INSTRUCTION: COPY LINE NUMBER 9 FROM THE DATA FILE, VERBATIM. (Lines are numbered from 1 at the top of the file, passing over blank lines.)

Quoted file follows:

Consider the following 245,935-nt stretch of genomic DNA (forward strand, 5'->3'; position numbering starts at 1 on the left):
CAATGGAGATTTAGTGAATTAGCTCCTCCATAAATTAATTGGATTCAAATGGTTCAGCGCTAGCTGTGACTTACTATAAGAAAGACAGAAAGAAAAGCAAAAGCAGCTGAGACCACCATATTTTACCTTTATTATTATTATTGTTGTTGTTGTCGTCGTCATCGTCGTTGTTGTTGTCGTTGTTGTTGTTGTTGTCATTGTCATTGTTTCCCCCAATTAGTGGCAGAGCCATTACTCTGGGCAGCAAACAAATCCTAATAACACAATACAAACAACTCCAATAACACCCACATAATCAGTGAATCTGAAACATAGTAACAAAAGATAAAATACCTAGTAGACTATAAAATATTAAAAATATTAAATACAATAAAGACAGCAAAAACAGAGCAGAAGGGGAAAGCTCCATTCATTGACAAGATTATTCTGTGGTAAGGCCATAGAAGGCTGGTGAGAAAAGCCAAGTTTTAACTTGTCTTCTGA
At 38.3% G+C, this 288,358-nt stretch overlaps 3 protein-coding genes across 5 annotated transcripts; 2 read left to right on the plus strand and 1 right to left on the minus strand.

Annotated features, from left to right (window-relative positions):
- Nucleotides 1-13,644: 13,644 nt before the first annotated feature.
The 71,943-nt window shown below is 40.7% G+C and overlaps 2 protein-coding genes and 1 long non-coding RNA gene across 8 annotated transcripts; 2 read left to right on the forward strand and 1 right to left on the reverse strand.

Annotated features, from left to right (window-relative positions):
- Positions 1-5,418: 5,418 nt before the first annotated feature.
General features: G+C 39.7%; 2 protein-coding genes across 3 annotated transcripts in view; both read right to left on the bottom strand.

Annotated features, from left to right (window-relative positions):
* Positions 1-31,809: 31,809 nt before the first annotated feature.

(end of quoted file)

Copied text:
General features: G+C 39.7%; 2 protein-coding genes across 3 annotated transcripts in view; both read right to left on the bottom strand.